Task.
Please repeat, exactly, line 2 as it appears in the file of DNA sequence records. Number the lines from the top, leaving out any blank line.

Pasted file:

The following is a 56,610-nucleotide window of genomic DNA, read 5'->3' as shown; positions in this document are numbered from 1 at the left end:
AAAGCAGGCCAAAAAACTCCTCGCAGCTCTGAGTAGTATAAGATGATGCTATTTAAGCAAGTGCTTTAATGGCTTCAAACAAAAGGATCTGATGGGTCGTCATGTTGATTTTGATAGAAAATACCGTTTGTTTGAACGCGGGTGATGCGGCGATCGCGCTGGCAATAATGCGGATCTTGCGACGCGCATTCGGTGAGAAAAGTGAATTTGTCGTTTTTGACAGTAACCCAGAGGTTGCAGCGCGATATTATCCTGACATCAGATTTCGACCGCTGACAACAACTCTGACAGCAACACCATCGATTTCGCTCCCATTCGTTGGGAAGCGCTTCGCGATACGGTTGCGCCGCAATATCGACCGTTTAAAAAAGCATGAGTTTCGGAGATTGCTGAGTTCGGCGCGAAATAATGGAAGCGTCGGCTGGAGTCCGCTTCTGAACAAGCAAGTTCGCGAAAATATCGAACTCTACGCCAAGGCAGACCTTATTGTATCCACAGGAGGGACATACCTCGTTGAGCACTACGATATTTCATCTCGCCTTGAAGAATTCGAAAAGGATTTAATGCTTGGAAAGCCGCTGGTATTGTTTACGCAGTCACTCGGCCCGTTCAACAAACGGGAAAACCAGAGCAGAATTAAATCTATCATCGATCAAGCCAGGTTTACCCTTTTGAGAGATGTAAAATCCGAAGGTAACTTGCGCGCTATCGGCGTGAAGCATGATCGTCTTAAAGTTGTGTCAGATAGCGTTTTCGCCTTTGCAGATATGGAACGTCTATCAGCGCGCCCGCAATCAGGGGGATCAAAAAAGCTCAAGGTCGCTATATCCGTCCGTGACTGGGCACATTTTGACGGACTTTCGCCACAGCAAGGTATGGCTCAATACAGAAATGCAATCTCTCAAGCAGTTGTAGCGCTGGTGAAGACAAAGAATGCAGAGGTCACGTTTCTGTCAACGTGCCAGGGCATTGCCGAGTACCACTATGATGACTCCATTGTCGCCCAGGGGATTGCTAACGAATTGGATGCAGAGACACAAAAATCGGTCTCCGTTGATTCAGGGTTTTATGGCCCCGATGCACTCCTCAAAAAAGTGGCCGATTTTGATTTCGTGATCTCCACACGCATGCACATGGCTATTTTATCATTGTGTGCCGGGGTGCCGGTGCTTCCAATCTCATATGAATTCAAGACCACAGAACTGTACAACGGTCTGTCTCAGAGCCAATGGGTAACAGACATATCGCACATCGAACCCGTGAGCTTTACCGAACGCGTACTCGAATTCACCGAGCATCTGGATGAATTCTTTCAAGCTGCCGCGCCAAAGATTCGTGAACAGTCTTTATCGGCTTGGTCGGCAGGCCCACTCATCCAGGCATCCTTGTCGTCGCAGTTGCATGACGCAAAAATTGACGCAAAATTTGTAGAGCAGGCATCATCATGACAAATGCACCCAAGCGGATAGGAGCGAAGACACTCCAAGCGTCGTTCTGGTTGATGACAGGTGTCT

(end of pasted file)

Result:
AAAGCAGGCCAAAAAACTCCTCGCAGCTCTGAGTAGTATAAGATGATGCTATTTAAGCAAGTGCTTTAATGGCTTCAAACAAAAGGATCTGATGGGTCGTCATGTTGATTTTGATAGAAAATACCGTTTGTTTGAACGCGGGTGATGCGGCGATCGCGCTGGCAATAATGCGGATCTTGCGACGCGCATTCGGTGAGAAAAGTGAATTTGTCGTTTTTGACAGTAACCCAGAGGTTGCAGCGCGATATTATCCTGACATCAGATTTCGACCGCTGACAACAACTCTGACAGCAACACCATCGATTTCGCTCCCATTCGTTGGGAAGCGCTTCGCGATACGGTTGCGCCGCAATATCGACCGTTTAAAAAAGCATGAGTTTCGGAGATTGCTGAGTTCGGCGCGAAATAATGGAAGCGTCGGCTGGAGTCCGCTTCTGAACAAGCAAGTTCGCGAAAATATCGAACTCTACGCCAAGGCAGACCTTATTGTATCCACAGGAGGGACATACCTCGTTGAGCACTACGATATTTCATCTCGCCTTGAAGAATTCGAAAAGGATTTAATGCTTGGAAAGCCGCTGGTATTGTTTACGCAGTCACTCGGCCCGTTCAACAAACGGGAAAACCAGAGCAGAATTAAATCTATCATCGATCAAGCCAGGTTTACCCTTTTGAGAGATGTAAAATCCGAAGGTAACTTGCGCGCTATCGGCGTGAAGCATGATCGTCTTAAAGTTGTGTCAGATAGCGTTTTCGCCTTTGCAGATATGGAACGTCTATCAGCGCGCCCGCAATCAGGGGGATCAAAAAAGCTCAAGGTCGCTATATCCGTCCGTGACTGGGCACATTTTGACGGACTTTCGCCACAGCAAGGTATGGCTCAATACAGAAATGCAATCTCTCAAGCAGTTGTAGCGCTGGTGAAGACAAAGAATGCAGAGGTCACGTTTCTGTCAACGTGCCAGGGCATTGCCGAGTACCACTATGATGACTCCATTGTCGCCCAGGGGATTGCTAACGAATTGGATGCAGAGACACAAAAATCGGTCTCCGTTGATTCAGGGTTTTATGGCCCCGATGCACTCCTCAAAAAAGTGGCCGATTTTGATTTCGTGATCTCCACACGCATGCACATGGCTATTTTATCATTGTGTGCCGGGGTGCCGGTGCTTCCAATCTCATATGAATTCAAGACCACAGAACTGTACAACGGTCTGTCTCAGAGCCAATGGGTAACAGACATATCGCACATCGAACCCGTGAGCTTTACCGAACGCGTACTCGAATTCACCGAGCATCTGGATGAATTCTTTCAAGCTGCCGCGCCAAAGATTCGTGAACAGTCTTTATCGGCTTGGTCGGCAGGCCCACTCATCCAGGCATCCTTGTCGTCGCAGTTGCATGACGCAAAAATTGACGCAAAATTTGTAGAGCAGGCATCATCATGACAAATGCACCCAAGCGGATAGGAGCGAAGACACTCCAAGCGTCGTTCTGGTTGATGACAGGTGTCT